Greece’s plans for its first integrated resort casino outside Athens got both good and bad news this month.
The good news came last week after the Council of State (the country’s highest administrative court) rejected a series of objections filed against the Hellinikon project, an €8b integrated resort set to be built on the site of Athens’ former international airport.
The objections were filed by local residents who claimed the project’s six ‘landmark’ buildings, each of which will top out around 200 meters tall, will spoil their ocean views. The court also ruled against objections filed Greece’s Archaeological Service, which had claimed the right to veto certain aspects of the project, but the court ruled that the former airport held no particularly aesthetic or historic interest.
The bad news came via confirmation that the tender for the project’s lone casino license will now extend through August, if not into September. The deadline by which interested casino operators could submit their Hellinikon bids was originally April 22, but this date has repeatedly pushed back four times now.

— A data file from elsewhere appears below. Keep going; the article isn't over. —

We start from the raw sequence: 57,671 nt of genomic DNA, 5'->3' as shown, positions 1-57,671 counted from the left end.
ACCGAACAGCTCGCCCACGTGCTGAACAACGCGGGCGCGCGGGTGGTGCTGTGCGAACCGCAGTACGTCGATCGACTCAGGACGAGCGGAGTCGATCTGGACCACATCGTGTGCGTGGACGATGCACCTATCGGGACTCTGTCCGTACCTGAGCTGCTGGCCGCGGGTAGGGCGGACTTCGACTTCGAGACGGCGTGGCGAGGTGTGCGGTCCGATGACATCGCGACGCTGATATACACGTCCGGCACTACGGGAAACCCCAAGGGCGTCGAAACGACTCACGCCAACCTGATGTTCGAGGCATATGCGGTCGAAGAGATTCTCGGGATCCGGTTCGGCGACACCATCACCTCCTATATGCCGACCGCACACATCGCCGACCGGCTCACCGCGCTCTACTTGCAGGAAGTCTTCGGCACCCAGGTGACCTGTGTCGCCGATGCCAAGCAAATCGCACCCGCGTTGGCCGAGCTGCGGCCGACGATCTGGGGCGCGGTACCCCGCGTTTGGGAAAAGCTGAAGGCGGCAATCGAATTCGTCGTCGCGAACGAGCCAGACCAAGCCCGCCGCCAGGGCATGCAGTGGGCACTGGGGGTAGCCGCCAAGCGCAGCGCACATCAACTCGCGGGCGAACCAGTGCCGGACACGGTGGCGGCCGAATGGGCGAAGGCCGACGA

The most recent deadline was supposed to have been July 31, but the country held a snap national election on July 7 that resulted in the centre-right New Democracy party winning an outright majority. On Monday, incoming Development Minister Adonis Georgiadis said the new government would do what it took to ensure the Hellinikon project got underway this year.
Georgiadis said his department was cooperating with his counterparts in the Ministry of State to remove the remaining obstacles, including the long-delayed release of the three ministerial decisions required for the project to go forward.
The previous government tried to blame these delays on the Hellinikon project’s developer Lamda, an allegation that the company’s CEO strongly rejected, noting that Lamda had submitted all its required paperwork back in February.
Georgiadis said the government’s goal was to issue the ministerial decisions in August “to be followed by a tender for the casino.” Georgiadis said the new government remained “optimistic” that it would be able to deliver on its promises, despite the complexity of the issues facing it.
So far, Mohegan Gaming & Entertainment (MGE) is the only casino operator to have formally declared its Hellinikon intentions, announcing a joint venture bid with Greek construction giant GEK Terna for the 30-year monopoly casino license.